why did trains and locomotives started looking modern right after the second world war and the nazi holocaust ?
the first japanese bullet train came out only 20 years after the nazi holocaust
- JosephLv 72 months agoFavorite Answer
In Europe and Japan, with most of their rolling stock destroyed, the national railway companies had a once-in-a-lifetime opportunity to modernize, including building high speed rail networks.
By the 1930s the steam locomotive development worldwide had reached a dead end. You could make a boiler bigger, but it had gotten so long that, even with an articulated frame, it could not fit into the curves. You could make the driving wheel larger, but then you had to worry about vertical clearance in the tunnels and under the bridges. You could increase the grate area, but there was only so much coal a fireman could shovel into the firebox. And then, you had to stop every 20 to 40 miles to refill the water tank because the steam locomotives used water in prodigious amounts. During World War 2 Southern Pacific Railroad was using half of its capacity to just haul water to the desert stations to keep the trains moving.In 1939, on the eve of World War 2, GM's Electromotive Corporation introduced the FT Diesel Electric locomotive. At 1,350 horsepower, it wasn't the most powerful locomotive, but you could string as many of those as required, and still need only one crew to run the whole thing. As a bonus, the FT could pull a train for hundreds of miles without stopping for water. The exterior of the FT, as well as ALCO, Baldwin and EMD cab units introduced after the war, was greatly influenced by the Art Deco style popular in the 1930s giving them sleek, aerodynamic look.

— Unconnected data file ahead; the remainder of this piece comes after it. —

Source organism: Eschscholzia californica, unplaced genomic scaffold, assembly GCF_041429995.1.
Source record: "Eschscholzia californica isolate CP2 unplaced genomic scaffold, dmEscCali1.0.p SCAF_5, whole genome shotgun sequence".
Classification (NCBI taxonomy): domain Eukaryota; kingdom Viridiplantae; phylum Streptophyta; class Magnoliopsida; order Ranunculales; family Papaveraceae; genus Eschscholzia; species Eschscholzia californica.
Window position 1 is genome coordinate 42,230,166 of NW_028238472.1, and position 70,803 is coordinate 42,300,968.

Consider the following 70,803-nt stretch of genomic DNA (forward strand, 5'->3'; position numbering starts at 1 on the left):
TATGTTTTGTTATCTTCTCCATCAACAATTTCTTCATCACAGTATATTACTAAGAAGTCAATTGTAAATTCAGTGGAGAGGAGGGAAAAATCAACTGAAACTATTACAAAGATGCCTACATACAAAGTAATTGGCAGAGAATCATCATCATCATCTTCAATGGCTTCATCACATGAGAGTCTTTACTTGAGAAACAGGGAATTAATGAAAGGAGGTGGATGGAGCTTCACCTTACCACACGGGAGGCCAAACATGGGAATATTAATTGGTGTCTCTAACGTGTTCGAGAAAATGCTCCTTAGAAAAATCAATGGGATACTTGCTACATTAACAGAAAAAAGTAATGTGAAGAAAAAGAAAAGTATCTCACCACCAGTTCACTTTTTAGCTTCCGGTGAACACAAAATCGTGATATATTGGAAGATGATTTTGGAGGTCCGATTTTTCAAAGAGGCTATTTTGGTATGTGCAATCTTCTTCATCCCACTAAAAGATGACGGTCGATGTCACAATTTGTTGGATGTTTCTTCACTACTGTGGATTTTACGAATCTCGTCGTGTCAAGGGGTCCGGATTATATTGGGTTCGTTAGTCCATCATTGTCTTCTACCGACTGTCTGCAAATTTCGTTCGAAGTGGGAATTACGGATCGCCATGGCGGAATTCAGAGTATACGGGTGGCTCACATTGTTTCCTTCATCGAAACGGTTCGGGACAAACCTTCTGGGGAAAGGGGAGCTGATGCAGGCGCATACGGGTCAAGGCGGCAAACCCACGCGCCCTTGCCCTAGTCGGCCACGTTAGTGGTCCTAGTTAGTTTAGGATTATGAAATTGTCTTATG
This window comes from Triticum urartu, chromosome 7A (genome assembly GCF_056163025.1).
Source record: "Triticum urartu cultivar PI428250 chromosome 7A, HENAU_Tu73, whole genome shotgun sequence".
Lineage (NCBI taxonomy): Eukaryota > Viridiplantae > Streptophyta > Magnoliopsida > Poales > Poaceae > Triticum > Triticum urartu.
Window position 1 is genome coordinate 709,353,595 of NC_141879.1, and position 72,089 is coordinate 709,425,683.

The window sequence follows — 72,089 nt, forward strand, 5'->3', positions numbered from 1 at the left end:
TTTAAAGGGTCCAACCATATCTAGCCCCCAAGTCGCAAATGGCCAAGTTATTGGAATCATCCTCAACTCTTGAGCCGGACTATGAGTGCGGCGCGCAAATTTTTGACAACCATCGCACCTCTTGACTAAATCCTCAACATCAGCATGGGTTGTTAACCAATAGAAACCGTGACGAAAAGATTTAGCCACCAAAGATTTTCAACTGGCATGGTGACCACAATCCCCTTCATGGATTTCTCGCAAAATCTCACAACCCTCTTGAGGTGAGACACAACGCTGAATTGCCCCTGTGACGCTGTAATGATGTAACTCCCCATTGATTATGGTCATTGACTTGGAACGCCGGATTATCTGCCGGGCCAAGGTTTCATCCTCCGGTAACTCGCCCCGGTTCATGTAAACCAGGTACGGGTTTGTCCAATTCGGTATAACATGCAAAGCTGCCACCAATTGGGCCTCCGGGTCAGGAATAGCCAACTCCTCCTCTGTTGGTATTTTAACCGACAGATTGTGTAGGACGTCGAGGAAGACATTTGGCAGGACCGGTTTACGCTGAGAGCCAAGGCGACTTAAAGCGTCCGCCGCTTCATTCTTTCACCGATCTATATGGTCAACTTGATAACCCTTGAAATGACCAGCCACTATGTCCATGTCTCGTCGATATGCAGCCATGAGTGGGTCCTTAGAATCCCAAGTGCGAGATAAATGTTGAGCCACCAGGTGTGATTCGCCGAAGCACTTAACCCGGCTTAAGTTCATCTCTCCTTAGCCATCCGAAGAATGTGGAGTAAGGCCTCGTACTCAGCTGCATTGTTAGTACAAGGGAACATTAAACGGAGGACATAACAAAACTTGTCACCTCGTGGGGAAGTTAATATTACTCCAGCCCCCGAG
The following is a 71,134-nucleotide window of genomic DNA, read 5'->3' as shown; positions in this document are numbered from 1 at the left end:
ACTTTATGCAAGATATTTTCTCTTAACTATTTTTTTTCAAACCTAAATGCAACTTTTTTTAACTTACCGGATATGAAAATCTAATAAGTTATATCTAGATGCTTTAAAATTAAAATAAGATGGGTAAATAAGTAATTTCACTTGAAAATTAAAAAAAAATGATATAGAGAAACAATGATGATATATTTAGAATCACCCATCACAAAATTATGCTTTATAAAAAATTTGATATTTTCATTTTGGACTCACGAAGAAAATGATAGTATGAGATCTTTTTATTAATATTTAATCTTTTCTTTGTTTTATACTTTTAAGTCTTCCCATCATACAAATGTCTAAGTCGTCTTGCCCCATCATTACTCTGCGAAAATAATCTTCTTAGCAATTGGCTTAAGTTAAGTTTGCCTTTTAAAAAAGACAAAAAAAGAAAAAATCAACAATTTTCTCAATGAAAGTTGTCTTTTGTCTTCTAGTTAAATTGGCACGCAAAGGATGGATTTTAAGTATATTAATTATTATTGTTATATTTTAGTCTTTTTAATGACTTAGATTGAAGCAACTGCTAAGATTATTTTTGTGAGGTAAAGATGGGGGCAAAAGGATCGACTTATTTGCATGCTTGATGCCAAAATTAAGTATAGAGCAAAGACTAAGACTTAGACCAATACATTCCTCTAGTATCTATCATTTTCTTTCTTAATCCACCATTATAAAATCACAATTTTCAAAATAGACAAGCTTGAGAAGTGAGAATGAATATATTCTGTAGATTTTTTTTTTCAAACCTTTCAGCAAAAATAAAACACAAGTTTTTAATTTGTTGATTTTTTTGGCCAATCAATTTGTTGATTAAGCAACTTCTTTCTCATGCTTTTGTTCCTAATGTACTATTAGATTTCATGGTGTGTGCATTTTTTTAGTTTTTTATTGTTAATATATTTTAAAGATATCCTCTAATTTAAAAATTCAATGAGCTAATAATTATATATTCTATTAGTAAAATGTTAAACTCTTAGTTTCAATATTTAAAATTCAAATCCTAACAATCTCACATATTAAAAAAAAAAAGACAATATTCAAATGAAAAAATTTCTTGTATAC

- Anonymous2 months ago
Because the Luftwaffe, RAF and USAAF had done a reasonable job of making the previous fleet obsolete.
- xyzzyLv 72 months ago
Actually locomotives began looking "modern" in the early 1930s.Think about it at the end of WWII a really big airplane was the Lockheed Constellation that could carry 95 passengers at 377 mph 30 years later a Boeing 707 could carry 219 people at 607 mph. Did that also have something to do what the holocaust?
- Dj2541Lv 72 months ago
I fail to see any connection between modern Train design and the Holocaust. I can see that engineering made huge leaps in concepts of Aerodynamics and these ideas were applied to all sorts of new designs, everything from Aeroplanes to Cars and Trains.